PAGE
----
Roberto Vargas Prado
Mind Map by Roberto Vargas Prado, updated more than 1 year ago
Roberto Vargas Prado
Created by Roberto Vargas Prado about 4 years ago


Mind Map on SAB9#38_Collect_Requirements, created by Roberto Vargas Prado on 02/26/2016.

Resource summary

1 Scope Management plan
1.1 This plan helps you to understand what kind of requirements you need to gather.
2 Requirements Management plan
2.1 This is one of the outputs from the last process. It tells you how requirements will be gathered.
3 Stakeholder Management plan
3.1 This plan tells you how to understand what all of the stakeholders on your project need and plans out how you’ll communicate with them. You’ll learn more
4 Project charter
4.1 The project charter tells you at a summary level what the project is supposed to accomplish.
5 Stakeholder register
5.1 The stakeholder register is a list of all of the people you need to talk to work out the requirements for the project.
6 Interviews
6.1 Are important ways to get your stakeholders to explain how they’ll use the product or service your project is creating. By talking to people one-on-one, you can get them to explain exactly what they need so that you can be sure that your project can meet its goals.
7 Focus groups
7.1 Are another way to get a group of people to discuss their needs with you. By letting a group discuss the end product together, you can get them to tell you requirements that they might not have thought of by themselves.
8 Facilitated workshops
8.1 Are more structured group conversations where a moderator leads the group through brainstorming requirements together. In facilitated workshops, misunderstandings and issues can get reconciled all at once because all of the stakeholders are working together to define the requirements.
9 Group decision-making techniques
9.1 A big project usually has a lot of stakeholders, and that means a lot of opinions. You’ll need to find a way of making decisions when those opinions conflict with each other. There are four major decision-making techniques you can choose from.
9.2 Unanimity
9.2.1 Means everyone agrees on the decision.
9.3 Majority
9.3.1 Means that more than half the people in the group agree on the decision.
9.4 Plurality
9.4.1 Means that the idea that gets the most votes wins.
9.5 Dictatorship
9.5.1 Is when one person makes the decision for the whole group.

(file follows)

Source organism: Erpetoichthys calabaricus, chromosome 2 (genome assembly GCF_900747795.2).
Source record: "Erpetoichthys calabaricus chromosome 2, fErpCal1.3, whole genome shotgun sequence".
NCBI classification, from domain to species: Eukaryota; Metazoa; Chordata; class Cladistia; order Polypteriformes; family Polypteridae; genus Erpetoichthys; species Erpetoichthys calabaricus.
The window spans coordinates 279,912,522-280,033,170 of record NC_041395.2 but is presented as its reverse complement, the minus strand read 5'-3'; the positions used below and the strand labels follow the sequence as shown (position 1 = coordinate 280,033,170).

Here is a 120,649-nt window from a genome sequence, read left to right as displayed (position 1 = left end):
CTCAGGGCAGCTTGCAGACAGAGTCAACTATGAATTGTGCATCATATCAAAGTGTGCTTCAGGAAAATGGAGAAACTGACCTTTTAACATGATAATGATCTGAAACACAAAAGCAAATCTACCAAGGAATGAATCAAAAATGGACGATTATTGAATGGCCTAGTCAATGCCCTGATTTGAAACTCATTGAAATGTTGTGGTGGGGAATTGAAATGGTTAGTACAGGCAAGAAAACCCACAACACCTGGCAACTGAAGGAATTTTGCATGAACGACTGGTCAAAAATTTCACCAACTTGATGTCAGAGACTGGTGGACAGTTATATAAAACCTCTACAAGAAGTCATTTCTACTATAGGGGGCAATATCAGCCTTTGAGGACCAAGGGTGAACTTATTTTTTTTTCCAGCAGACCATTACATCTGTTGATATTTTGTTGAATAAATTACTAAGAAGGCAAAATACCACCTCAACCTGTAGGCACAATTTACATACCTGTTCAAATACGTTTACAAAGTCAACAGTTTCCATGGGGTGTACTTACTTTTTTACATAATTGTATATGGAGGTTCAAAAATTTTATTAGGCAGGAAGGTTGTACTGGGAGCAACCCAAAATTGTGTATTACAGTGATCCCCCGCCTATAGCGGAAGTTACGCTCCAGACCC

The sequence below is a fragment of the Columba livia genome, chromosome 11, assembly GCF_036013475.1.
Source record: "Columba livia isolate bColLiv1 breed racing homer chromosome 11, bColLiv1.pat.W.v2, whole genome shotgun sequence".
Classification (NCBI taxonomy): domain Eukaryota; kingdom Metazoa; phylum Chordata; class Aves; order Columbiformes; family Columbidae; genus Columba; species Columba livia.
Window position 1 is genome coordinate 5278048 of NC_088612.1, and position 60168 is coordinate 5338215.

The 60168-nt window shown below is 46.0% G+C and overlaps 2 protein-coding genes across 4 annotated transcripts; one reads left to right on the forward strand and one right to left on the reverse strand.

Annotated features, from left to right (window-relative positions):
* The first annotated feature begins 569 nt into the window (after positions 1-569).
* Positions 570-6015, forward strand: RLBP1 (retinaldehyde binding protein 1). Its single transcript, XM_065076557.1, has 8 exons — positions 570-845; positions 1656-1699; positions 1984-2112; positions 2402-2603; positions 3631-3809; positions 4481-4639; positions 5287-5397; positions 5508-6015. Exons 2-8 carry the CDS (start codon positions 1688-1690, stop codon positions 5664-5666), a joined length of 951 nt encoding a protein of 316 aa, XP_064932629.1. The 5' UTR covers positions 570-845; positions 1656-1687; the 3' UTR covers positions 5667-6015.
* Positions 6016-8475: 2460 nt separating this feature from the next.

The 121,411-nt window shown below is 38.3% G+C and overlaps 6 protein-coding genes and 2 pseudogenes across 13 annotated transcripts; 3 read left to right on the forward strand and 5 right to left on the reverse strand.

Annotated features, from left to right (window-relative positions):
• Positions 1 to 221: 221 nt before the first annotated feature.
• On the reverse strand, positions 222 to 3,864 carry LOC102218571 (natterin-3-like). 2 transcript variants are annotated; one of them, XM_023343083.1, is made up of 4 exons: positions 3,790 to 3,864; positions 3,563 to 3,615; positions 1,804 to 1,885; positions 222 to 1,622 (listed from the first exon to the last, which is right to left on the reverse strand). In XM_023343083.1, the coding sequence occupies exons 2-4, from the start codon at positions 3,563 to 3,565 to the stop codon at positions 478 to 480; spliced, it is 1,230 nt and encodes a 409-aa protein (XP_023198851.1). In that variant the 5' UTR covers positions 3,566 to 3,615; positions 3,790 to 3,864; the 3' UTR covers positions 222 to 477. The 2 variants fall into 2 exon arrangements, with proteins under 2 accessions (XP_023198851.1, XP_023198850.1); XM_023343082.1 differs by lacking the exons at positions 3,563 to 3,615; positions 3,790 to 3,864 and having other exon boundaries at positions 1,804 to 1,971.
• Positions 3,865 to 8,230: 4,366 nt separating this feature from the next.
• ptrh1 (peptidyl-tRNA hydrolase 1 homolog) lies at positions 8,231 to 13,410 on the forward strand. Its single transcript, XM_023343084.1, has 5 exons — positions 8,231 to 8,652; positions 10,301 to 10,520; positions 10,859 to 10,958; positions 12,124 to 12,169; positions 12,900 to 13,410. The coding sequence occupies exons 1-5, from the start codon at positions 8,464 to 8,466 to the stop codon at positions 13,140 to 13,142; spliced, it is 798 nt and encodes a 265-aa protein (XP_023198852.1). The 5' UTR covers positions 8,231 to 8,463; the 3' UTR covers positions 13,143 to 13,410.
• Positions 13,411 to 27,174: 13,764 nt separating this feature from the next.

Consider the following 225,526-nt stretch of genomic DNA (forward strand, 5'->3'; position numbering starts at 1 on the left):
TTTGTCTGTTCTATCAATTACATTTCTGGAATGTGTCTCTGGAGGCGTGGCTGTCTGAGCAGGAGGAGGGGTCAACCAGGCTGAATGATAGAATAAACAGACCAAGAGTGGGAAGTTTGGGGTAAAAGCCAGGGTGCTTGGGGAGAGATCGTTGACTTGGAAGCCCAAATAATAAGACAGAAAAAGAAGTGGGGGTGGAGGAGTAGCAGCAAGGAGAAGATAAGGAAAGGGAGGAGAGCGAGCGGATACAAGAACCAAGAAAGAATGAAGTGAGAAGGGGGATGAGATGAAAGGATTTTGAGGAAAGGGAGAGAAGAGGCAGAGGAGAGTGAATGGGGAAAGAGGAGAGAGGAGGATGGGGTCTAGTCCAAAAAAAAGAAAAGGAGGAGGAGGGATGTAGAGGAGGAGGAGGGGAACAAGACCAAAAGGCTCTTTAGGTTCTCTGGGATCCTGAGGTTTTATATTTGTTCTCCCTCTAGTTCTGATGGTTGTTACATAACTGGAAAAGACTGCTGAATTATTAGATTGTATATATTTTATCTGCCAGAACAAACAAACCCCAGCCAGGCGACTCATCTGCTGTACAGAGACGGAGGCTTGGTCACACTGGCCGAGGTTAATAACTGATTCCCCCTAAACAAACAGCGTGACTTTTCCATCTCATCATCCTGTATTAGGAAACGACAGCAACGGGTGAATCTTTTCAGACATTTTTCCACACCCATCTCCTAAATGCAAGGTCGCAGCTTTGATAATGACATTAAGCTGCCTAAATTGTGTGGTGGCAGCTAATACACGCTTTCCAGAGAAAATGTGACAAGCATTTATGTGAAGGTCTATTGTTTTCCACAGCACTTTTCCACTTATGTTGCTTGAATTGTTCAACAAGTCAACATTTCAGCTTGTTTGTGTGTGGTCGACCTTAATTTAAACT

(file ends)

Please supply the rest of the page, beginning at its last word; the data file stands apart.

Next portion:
10 Questionnaire & Interview
10.1 Plurality, Unanimity
11 Observation
11.1 Sometimes observing the people who will use your product while they work with it will give you a better idea of how to solve their problems. People don’t always know what to say when you ask them for requirements, so watching them deal with the problem your product is going to address can help you to find requirements that they might not tell you about on their own.
12 Prototype
12.1 Sometimes the best way to get your stakeholders to give you an opinion on what your product should be is to show it to them in a prototype.
13 Introduction
14 Organizational Impact
15 Functional requirements
16 Nonfunctional requirements
17 Idea/mind maps
17.1 Are a good way to visualize the way your ideas relate to each other. When you’ve finished working through an idea, it sometimes helps to create a map of how you got there and show which ideas can be grouped together.
18 Context diagrams
18.1 Help your team show the way all of the processes and features in your product scope relate to each other. It’s a picture of the scope of your product that shows how users will interact with it.
19 Affinity diagrams
19.1 Are great when you have a lot of ideas and you need to group them so you can do something with them. A lot of people make affinity diagrams using Postit notes on walls. That way, you can move the ideas around and change the groupings when you think of new areas to explore. Sometimes just putting requirements in categories will help you to find new ones.
20 The nominal group technique
20.1 Is a form of brainstorming where you write down the ideas as you find them and have the group vote on which ones they like the best. You then use the votes to rank all of the ideas and separate the ones that aren’t important from the ones you want to delve into deeper.
21 Brainstorming
21.1 is one of the most commonly used ways of collecting requirements. Whenever you sit a group of people down to think of new ideas, you’re brainstorming.
22 Benchmarking
22.1 is a way of comparing the processes and practices used in building your software with the practices and processes in other organizations so you can figure out the best ideas for improvement.
23 Document analysis
23.1 is a way of collecting requirements by reading through all of the existing documents for your product.
24 Planning group
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